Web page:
To accept those disappointments (four years apart), to continue training to get even better for yet another four years is extraordinary (the word isn’t adequate but I had a restricted education, albeit approved) – and shows something in her character that’s missing in most of us. Her medal, as much as anything, epitomises not only the Olympic spirit, but one of the essentials of life. Those that win successive golds over many years show a similar tenacity. Their incentive is to stay at the top, but in the knowledge they had been there previously. Katherine Grainger didn’t know if the top was attainable.

I didn’t realise any of this when I was a boy. I thought that sport’s day was a chance for the fortunate few to show off. The philosophy of sport, not just of winning, but striving to be better (than you already are) should be taught to every child (and the rest of us). Not just assume those that are good will get better and those that aren’t, won’t.

Disappointment is a significant part of life (I should know). Keeping it from children does them no favours. Katherine Grainger is a prime example of how to overcome and triumph over disappointment. Her story should be part of the curriculum. Sports personality? I have to go with the face of the games – almost a ‘Dennis’.


Saturday, August 11th, 2012

The success for Team GB (baton change excepted) at the 2012 Olympics fills most of us with some good feeling. I wouldn’t call it pride (it’s not down to anything I’ve done) but it says something about what our countries can achieve. It’s a pity the same success is not reflected in the economy.

Success at the Olympics may inspire others to take up a sport, initially, but it takes much more than that to create the next generation of success. Otherwise where are the successors to Coe, Cram and Ovett? Momentum has to be maintained. There will not be the incentive of another London Olympics for a very long time (although from what we have seen in the last fortnight I think it should be a permanent venue) to contribute to the motivation of the next generations. That will require constant encouragement, facilities and the right coaches – and the right attitude taught to the future prospects, from a very young age. Give children the encouragement, the equipment, the training, the motivation – give them the tools, and they will do the job.

Encouragement does not come from the ‘nobody must lose’ philosophy. That provides no incentive to anyone to perform at their best, or to improve. Let’s hope the real success of these Olympic Games, and at least one of its legacies, is the end of the silly season for the attitude to children’s sport.


Friday, August 10th, 2012

Didn’t Usain bolt? Twice?


Thursday, August 9th, 2012

Yesterday there were two American teams playing each other in one of the silly sports. Jamaica took Gold, Silver and Bronze in the 200m running race, and there seem to be numerous Kenyans and Ethiopeans in others. Why is it acceptable for there to be multiple representatives from one country in some events and only one in others, such as cycling – to prevent one country dominating the sport. It just happens that the UK were dominating that particular sport. Now the strategy has failed, what new rule will be introduced to slow down Team GB? Blindfolds perhaps?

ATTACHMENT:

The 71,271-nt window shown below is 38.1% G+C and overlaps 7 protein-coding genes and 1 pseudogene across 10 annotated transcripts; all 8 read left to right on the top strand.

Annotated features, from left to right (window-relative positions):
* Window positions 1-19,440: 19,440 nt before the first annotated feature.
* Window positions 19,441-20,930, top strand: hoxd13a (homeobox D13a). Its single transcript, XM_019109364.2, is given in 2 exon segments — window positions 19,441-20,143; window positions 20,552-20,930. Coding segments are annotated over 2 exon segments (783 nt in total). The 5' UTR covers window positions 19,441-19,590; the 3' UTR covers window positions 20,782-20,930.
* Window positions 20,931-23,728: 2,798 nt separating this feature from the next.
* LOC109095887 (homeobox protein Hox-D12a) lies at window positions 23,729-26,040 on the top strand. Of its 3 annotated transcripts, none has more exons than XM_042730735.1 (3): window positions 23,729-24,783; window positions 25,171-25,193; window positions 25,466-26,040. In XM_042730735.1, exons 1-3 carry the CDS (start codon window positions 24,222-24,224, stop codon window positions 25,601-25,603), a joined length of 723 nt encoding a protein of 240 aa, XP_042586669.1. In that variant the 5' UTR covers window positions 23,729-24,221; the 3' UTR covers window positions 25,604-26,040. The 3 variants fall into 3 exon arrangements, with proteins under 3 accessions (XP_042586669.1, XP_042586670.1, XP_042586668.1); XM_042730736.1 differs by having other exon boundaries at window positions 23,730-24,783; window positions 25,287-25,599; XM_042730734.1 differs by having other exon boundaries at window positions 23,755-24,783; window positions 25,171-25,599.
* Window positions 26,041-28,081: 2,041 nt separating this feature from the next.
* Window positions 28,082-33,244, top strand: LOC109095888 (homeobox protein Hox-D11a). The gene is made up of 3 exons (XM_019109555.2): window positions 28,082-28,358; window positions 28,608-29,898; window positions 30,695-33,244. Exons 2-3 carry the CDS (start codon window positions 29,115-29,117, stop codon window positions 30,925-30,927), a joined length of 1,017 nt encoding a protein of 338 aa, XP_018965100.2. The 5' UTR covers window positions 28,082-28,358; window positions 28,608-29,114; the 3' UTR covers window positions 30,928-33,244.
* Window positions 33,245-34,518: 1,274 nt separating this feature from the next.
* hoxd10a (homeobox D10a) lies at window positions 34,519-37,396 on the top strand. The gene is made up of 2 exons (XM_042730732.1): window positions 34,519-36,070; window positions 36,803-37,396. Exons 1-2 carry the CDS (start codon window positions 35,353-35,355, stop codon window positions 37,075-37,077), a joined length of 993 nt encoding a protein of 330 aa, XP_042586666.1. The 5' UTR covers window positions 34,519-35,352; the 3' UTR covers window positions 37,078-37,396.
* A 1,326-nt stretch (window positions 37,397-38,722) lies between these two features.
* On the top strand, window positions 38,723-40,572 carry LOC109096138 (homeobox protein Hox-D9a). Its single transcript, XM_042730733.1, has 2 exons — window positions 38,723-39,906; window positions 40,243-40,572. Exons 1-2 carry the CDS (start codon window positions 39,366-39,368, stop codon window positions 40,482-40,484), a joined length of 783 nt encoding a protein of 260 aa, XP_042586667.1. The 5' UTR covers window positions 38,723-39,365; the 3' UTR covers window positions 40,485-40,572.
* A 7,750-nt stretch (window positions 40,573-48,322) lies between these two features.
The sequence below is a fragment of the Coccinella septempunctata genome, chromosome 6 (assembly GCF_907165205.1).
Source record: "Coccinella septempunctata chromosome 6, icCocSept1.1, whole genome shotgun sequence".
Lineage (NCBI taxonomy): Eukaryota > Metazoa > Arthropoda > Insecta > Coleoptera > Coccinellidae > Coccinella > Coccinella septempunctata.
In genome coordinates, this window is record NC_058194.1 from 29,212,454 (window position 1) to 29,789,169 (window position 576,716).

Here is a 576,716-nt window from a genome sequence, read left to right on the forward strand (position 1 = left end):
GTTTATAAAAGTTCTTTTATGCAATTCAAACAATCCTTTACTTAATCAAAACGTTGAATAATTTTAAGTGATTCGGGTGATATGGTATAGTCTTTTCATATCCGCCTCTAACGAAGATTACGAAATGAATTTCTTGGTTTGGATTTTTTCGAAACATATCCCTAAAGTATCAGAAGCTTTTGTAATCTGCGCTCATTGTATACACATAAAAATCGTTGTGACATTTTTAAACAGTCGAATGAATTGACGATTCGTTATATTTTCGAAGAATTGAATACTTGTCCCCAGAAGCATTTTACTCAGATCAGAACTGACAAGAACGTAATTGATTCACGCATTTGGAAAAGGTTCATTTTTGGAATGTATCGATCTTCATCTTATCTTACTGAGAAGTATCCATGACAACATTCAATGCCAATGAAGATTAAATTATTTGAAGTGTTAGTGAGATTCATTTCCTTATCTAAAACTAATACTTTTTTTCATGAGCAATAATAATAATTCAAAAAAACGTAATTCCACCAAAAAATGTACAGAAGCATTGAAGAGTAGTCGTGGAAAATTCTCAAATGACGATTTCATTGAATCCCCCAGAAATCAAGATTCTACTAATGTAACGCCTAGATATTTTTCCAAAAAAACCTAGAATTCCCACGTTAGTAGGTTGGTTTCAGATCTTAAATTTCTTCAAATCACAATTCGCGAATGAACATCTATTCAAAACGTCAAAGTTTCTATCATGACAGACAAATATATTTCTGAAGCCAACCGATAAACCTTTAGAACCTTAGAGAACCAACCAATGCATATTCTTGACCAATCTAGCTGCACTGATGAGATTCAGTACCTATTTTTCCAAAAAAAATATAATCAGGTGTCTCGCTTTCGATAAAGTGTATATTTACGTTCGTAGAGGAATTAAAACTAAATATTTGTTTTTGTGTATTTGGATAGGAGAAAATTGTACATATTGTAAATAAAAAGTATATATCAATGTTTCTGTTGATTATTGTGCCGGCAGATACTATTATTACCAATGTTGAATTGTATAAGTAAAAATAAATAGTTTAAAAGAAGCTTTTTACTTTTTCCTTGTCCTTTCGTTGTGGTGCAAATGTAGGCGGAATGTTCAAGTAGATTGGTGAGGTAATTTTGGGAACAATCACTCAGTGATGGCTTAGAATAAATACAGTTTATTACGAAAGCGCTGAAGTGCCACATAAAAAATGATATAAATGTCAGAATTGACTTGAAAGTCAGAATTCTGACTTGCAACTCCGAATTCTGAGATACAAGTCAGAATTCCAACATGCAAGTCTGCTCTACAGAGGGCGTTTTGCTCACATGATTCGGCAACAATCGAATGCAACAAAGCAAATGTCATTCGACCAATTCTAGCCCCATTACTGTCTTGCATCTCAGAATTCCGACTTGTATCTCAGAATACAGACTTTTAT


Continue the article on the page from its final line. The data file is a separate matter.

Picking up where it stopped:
The bike wheels are apparently made in France. An opportunity for the French to be happy and applaud the fact that ‘our’ success is based on French engineering. But no; the Brits appear to be good at something – they must be cheating. Let’s try one pedal per team, see what effect that has. Alternatively let’s make it OK to nudge a GB rider – Oh! They’ve already sanctioned that one.

I thought it would end in tears

Wednesday, August 8th, 2012

I thought it would all end in tears. There would be an inquest on why ‘we’ hadn’t performed as well as expected in 2012 after all the investment and lottery funding for sport – but, you see, I’m English – we thrive on disappointment, we are humbled by success. Not quite the done thing to win (all the time). Well, how wrong can you be? Team GB has excelled. What might it achieve with a more competitive attitude in schools, compared with the present approach where no-one is allowed to win or lose?

Top level athletes have not been sheltered from the disappointment of losing. Quite the opposite. It is that disappointment that drives them to improve and not to lose, but, at the same time, learn to accept defeat and the challenge to do better next time. And when they do succeed – what elation and emotion it can create – and not just in the athletes themselves. The energy, effort, dedication and determination is recognised by everyone witnessing the contest. The spectators’ exhilaration is not restricted to the athletes they have come to support or from their own country. The effort required to achieve success is apparent to all, and we all respond with respect, admiration and, perhaps, a tear. Quite incredible!

What generates such powerful emotions from these fleeting moments of triumph (and disaster) when we should ‘treat those two imposters just the same’ – because imposters they are. For all the joy of winning (and despair of losing) tomorrow’s result may be quite different. Winning doesn’t mean best, except for that one moment. Winning is often by the smallest margin (I think .1 of a second is a dead-heat) yet the elation for the winner is not diminished in the slightest. What if we could all generate that enthusiasm, elation and inspiration from the jobs we do, and strive to do better tomorrow because today there was no success?

Why would we want to deprive children of this powerful tool – the ability to enjoy and to create such emotion for themselves and others, and learn to accept that losing is just a part of winning? The taking part is just as important as the winning. One depends on the other. Not much to get excited about if the winner is the only contestant. Surely this is what children should be taught, and what they should experience. If we ‘protect’ or ‘shelter’ them from the disappointment of losing, we also deprive them of the pleasure of winning – and improving – and inspiring others to do likewise.

Sport, at the highest level, may always be elitest – by its nature it must be selective and recognise that not everyone will have the aptitude or willingness to progress. Perhaps this also applies to education generally? The opportunity to participate and become part of that elite will be available to everyone only if competition, winning and losing are part of every child’s education – not only for sport, but for life.